This is the last in a 12-part series is about the most basic—and vital—of leadership roles: Parenting. In my experience, it’s rarely discussed as leadership. Yet without sound parenting, no generation has any real hope of building capable bench strength of future leaders. The last four posts are based on data-driven principles found in Strengths Based Leadership by Tom Rath.


I once heard Stephen M.R. Covey, author of The Speed of Trust, give a presentation on the book.

“Imagine the person in your life that you trust the least,” he said. “Now jot down some words or phrases that describe what life/work with that person was like.” Then, after a minute, “Now imagine the person in your life that you trust the most and describe what it was like to relate to that person.”

The audience participation afterward exposed the sharp contrast. When trust exists between people, everything works better and more efficiently.

When trust exists between people, everything works better and more efficiently.

From the early years when you promise to catch them jumping from the monkey bars to the to the teenage years when you’re talking through adult issues, you are sowing seeds of trust. These seeds grow slowly, require constant attention and cultivation, but will eventually blossom. When, where and how they blossom may surprise you, but they will. Because that’s what trust does—it can’t stay hidden.

But remember: For the fruit of trust to blossom, the seeds of trust have to be sown.

For the fruit of trust to blossom, the seeds of trust have to be sown.

“And Your Point Is…?”

The level of trustworthiness you model will also very likely be the trustworthiness they adopt for themselves.

No pressure, right?

So What?

Here are a few things that will make it easier for your kids to learn trust:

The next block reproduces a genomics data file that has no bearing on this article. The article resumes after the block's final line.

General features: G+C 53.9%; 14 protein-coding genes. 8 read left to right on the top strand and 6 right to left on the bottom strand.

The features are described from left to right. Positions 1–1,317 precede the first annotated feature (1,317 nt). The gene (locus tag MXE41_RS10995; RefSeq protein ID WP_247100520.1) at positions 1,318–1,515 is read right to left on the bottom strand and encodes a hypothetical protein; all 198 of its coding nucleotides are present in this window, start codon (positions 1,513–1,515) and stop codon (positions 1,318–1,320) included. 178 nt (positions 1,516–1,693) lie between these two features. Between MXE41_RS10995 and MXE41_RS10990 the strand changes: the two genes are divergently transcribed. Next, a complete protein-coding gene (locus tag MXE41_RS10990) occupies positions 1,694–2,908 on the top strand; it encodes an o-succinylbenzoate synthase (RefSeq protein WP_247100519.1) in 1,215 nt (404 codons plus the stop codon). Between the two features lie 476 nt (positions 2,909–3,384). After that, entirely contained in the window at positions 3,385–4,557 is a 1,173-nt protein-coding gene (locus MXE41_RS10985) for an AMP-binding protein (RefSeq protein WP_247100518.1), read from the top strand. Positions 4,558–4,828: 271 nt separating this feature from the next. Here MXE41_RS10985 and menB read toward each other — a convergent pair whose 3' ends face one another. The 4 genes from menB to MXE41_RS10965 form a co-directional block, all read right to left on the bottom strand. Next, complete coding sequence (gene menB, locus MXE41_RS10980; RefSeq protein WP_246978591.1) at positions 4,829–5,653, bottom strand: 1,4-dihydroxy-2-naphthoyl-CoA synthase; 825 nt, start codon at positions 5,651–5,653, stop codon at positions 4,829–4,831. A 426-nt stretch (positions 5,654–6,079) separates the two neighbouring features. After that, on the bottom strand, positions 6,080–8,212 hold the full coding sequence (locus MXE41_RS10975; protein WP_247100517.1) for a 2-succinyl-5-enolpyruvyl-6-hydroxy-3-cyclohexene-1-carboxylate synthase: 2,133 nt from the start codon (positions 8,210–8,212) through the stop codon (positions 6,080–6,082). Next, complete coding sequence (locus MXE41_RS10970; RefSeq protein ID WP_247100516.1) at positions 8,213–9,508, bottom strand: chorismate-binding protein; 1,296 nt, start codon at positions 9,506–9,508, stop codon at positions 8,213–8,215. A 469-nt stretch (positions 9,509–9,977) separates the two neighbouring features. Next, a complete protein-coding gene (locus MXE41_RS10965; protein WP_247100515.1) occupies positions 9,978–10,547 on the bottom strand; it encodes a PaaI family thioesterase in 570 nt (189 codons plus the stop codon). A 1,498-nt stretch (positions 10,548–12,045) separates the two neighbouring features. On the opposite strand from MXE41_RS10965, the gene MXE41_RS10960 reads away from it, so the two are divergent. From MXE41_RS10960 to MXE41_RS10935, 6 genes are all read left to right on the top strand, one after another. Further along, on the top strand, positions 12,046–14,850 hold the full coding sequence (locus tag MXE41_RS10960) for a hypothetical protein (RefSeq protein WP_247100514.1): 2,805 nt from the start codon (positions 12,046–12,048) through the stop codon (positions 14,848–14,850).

• Keep your promises.
  • Be as consistent as you can.
  • Know and live out your values.
  • Don’t lie; ever. That doesn’t mean you have to reveal all the truth, but tell the truth. Said another way, don’t ever give your kids a reason to doubt you. They will come up with enough reasons (excuses) on their own, but ultimately your credibility will win the day and stand the test of time.
  • Be transparent. It’s okay not to be perfect; in fact, it’s probably better—it’ll relieve them of the pressure of trying to be perfect. When you make a mistake, own it and ask for forgiveness.
  • Be intentional. Try to avoid parenting by accident, or by being reactionary.

It’s okay not to be perfect; in fact, it’s probably better—it’ll relieve them of the pressure of trying to be perfect.

The Big Picture

In my opinion—with the exception of a life of faith—there is no greater parent-to-child legacy you can leave your kids than a life of trust: To know its importance, how to build and maintain it, and most importantly, how to trust others.

Your Next Step

Which of the bullet points above should you concentrate on most?

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